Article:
If your health care provider has prescribed Trintellix to alleviate your severe depression symptoms, it is important to weigh the pros and cons of using this medication.1 Trintellix is one of the innumerable SSRI medications marketed by 45 different pharmaceutical drug companies around the world. Antidepressants have seen a significant global decline in sales and researchers report that side effects of SSRI medications, in general, are the main reason for the hampered market growth of these medications.2
There was no difference between Trintellix and any other antidepressants in adverse events leading to stopping therapy except where the dosage was high, i.e., 20mg vs 5mg. 1
Trintellix can be prescribed in an outpatient setting.
Insurance providers may reimburse some of the costs of medication, reducing the price from $423 for a 30 day supply to approximately $350. or less, depending on your coverage.17,18
The serious adverse events vs placebo reported for Trintellix resulted in the Canadian Drug Expert Committee not recommending a price premium for the drug, making it more affordable than some other antidepressants.17
Trintellix poses a risk of increased suicidal thoughts in users under the age of 18 as well as risk for serotonin syndrome not limited to any age groups.4,5,26,27
Taking Trintellix during pregnancy can result in withdrawals in the newborn.5
Trintellix can increase your risk for bleeding issues, hyponatremia (low sodium) especially in the elderly, and emerging mania or hypomania in all age groups.5,27
Using Trintellix or any antidepressant medication can cause both psychological dependence and physical withdrawals requiring careful tapering, indicating physical dependence has developed.5,6,7
For most people, experiencing loneliness or sadness is a normal reaction to dealing with life struggles or losses. Unfortunately, sometimes those struggles fail to resolve themselves and become overwhelming. They may produce psychological and physical symptoms that interfere with handling daily activities and enjoying life. According to the DSM V, if these conditions persist for more than two weeks, you could be diagnosed with MDD or major depressive disorder.8 Mental health care providers at Alternative to Meds Center are trained in natural, drug-free therapies that can avoid the adverse effects of medication while effectively improving symptoms of depression and helping people develop the coping skills they need to enjoy life.
Alternative to Meds has more than 15 years of experience as an antidepressant withdrawal help authority. Using holistic therapies and Environmental Medicine, we have published evidence demonstrating the wonderful success of the majority of our clients in beating not only their dependence on medication but beating their depression symptoms as well.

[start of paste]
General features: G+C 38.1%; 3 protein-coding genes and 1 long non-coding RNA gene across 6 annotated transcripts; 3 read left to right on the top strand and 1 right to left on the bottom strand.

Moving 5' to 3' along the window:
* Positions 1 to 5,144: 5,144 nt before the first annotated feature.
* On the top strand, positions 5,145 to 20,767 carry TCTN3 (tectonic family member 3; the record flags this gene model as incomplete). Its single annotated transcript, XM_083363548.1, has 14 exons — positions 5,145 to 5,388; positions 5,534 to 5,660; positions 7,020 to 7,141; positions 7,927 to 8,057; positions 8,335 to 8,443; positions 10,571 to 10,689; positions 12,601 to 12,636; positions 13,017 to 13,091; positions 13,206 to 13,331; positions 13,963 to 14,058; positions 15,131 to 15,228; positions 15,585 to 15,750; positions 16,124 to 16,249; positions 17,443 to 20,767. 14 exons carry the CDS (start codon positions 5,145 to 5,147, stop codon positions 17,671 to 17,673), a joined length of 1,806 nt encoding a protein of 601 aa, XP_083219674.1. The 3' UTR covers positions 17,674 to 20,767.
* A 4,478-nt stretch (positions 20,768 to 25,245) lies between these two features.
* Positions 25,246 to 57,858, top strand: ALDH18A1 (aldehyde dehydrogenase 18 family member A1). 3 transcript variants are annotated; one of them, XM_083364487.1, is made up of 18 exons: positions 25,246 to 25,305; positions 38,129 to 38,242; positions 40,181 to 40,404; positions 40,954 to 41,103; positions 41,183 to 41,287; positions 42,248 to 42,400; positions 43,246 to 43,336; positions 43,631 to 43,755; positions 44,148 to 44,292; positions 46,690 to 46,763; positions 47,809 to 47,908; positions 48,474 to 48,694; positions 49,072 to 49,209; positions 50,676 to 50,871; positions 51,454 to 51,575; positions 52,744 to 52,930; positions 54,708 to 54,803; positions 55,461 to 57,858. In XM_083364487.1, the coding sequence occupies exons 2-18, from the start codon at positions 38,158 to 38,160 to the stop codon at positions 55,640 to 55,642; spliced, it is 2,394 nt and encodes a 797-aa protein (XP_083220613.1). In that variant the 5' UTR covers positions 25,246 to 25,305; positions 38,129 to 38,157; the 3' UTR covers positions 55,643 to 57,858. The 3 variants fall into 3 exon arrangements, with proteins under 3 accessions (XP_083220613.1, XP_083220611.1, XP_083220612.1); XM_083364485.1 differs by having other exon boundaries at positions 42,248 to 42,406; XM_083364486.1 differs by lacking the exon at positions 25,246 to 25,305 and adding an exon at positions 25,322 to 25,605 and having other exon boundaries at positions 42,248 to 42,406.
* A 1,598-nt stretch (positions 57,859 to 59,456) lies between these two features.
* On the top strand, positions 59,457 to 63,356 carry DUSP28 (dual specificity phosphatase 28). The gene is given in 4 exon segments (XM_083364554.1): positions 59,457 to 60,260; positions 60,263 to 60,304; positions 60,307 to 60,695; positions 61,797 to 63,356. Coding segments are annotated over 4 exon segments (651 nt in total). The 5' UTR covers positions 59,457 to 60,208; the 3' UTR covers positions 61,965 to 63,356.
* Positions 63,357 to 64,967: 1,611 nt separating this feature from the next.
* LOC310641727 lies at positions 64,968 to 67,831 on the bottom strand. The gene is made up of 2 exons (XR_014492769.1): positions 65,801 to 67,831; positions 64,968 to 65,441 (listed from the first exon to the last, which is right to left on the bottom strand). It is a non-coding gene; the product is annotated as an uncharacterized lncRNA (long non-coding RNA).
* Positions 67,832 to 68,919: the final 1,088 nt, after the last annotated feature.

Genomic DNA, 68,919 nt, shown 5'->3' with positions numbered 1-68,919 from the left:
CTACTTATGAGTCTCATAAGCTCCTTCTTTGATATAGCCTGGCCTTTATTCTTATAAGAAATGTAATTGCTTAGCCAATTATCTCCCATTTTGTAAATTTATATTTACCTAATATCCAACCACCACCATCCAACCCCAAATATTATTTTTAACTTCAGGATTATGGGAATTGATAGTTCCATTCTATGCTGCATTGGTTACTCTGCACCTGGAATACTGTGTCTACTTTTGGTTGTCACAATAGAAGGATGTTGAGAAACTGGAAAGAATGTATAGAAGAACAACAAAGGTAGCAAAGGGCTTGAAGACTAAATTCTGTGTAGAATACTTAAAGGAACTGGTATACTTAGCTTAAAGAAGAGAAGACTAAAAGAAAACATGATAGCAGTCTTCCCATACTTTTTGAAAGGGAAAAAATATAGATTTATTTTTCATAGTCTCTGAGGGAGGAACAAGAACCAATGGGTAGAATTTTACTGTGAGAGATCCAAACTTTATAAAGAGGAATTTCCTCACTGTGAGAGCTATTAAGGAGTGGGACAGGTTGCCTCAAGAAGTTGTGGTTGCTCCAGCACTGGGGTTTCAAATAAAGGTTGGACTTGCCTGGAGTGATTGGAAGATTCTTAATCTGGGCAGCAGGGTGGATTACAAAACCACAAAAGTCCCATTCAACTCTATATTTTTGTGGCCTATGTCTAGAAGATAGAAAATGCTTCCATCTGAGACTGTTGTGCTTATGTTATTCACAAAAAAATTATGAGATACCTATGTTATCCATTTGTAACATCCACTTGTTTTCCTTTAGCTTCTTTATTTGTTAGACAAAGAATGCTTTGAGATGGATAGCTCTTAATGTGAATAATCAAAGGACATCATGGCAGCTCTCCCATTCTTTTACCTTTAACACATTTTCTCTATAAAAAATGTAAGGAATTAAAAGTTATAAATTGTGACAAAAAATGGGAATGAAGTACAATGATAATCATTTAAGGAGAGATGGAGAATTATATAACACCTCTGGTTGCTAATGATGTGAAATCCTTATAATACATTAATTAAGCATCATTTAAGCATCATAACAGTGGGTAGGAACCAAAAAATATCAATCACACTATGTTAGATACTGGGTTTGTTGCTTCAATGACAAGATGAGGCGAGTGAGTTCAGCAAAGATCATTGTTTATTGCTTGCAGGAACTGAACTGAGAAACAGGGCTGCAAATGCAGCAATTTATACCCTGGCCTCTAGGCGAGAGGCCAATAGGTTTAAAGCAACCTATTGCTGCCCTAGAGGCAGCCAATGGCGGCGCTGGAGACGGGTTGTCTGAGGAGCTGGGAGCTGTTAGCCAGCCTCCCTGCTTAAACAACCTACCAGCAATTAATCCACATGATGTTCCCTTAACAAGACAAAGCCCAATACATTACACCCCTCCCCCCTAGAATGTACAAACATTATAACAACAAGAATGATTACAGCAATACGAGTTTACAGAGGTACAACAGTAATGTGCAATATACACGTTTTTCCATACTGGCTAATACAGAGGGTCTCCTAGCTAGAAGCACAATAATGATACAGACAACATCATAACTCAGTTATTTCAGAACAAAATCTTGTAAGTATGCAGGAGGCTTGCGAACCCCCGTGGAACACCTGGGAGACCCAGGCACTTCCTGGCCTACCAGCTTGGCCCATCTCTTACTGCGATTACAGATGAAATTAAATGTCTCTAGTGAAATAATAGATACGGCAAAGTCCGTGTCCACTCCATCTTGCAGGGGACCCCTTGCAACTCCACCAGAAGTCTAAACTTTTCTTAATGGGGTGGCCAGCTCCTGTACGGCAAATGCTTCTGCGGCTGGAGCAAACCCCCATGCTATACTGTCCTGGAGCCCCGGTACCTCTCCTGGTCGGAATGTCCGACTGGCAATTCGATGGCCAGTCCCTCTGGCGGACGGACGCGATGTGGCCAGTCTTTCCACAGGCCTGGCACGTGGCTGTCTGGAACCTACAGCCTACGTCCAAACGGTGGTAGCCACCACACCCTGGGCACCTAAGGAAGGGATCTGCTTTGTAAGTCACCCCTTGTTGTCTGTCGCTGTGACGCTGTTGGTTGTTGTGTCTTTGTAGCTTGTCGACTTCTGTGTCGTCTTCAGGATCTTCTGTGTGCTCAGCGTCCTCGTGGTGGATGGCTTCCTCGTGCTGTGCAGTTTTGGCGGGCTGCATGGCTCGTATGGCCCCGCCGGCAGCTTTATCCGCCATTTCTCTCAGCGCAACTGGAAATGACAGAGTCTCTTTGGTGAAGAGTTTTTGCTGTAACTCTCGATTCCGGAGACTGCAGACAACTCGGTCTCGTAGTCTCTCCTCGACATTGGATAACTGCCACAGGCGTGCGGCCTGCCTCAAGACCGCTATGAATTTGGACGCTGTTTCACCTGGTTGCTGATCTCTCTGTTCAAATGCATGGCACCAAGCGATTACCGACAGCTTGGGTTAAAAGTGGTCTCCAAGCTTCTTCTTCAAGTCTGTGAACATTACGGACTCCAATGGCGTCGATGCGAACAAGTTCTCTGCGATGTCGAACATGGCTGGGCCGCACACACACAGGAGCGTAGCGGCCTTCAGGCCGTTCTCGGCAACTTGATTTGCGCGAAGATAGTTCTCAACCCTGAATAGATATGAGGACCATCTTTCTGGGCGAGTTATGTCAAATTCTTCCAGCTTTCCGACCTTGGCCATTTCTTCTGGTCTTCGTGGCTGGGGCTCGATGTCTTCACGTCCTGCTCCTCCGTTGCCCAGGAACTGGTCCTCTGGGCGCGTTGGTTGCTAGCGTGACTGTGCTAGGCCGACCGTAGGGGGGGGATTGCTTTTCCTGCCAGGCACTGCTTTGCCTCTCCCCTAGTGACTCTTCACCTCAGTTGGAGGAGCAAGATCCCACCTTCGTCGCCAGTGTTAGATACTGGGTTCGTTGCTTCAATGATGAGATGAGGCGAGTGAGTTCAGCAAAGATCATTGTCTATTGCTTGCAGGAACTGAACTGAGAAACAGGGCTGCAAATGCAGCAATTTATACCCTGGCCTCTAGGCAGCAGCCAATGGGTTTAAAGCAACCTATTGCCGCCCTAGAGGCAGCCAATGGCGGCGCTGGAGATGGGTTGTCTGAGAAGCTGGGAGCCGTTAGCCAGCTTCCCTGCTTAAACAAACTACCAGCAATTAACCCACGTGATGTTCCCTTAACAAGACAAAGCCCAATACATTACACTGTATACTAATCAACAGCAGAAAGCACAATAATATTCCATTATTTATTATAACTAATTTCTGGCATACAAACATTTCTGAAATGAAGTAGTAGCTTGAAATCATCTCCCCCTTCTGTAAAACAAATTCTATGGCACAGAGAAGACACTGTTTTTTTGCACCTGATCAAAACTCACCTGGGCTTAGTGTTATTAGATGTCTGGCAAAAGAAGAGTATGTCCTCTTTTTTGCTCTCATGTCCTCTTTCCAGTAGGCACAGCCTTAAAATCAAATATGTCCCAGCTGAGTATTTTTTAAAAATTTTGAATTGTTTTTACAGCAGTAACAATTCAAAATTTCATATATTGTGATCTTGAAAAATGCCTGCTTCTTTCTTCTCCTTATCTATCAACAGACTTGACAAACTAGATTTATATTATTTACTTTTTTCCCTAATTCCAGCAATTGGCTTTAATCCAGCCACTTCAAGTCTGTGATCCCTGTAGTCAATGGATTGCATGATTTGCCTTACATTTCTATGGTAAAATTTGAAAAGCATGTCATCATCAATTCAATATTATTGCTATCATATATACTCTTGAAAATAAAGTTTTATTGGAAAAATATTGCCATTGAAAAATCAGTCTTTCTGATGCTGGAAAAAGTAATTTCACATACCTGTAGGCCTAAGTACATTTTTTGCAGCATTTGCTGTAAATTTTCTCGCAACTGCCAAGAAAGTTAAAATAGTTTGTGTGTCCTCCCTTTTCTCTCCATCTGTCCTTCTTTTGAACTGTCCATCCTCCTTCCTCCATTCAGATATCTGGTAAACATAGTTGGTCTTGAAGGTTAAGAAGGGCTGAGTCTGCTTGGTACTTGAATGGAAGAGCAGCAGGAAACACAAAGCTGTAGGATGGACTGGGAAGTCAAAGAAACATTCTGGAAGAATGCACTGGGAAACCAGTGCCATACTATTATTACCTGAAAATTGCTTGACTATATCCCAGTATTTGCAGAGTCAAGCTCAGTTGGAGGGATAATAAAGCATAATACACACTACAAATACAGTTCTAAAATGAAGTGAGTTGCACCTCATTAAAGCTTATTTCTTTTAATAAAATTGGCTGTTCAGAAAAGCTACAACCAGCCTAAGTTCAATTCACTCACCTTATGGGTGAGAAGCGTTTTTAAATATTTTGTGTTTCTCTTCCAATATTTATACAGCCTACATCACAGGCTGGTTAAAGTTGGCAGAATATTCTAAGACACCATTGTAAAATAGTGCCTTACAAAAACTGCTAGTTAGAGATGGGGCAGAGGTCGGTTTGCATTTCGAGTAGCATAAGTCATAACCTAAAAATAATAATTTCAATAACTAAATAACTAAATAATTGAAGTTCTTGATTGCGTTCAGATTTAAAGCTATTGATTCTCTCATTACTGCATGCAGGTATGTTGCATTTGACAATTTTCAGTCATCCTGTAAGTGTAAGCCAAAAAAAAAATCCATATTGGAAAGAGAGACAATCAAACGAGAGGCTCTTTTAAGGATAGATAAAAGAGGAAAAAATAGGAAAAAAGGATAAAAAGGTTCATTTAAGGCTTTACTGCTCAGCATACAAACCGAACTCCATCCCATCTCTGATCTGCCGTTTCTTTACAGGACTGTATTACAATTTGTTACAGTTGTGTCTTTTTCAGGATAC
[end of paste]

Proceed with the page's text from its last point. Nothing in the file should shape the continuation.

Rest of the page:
15 Years Experience by Professionals Who Understand Your Journey.
Depression is one of the most prevalent mental health disorders in the United States. Research such as that of Hasler, published in The Official Journal of the World Psychiatric Association, indicates that depression results from a combination of psychological, biological, environmental, and genetic factors rather than a singular source.28 Depression can occur in people of any age but commonly occurs during adulthood.
Depression can be an observed response to a traumatic event, life change, or extreme stress. However, depression also presents itself where no such stress or life event has occurred. Laboratory testing and other clinical assessment tools can help pinpoint root causes that may otherwise be overlooked. Sometimes medication prescribed for physical ailments causes the onset of depression. Depressive symptoms can also co-occur with illnesses, such as diabetes, heart disease, cancer, or Parkinson’s disease. Having a family history of depression or other mental health disorders may also put you at higher risk for depression. There are many genetic markers such as the CYP2C19 variant that could play a role. These and other factors can be discovered in lab testing and may be mitigated with certain supplements and correction of diet. 4,9.19
Major depressive disorder is more commonly known as clinical depression. It causes severe symptoms that impact how you think, feel, and your ability to handle your daily life. Major depressive disorder makes things like working, spending time with family and friends, eating, or sleeping feel almost impossible.
Symptoms of Depression
If you experience more than five of the following symptoms along with low-level mood and energy for more than two weeks, you could be diagnosed with major depression.8
The number of symptoms and the severity of the issues will vary from person to person.
Lack of energy and excessive fatigue
Difficulty making decisions, inability to concentrate, or memory issues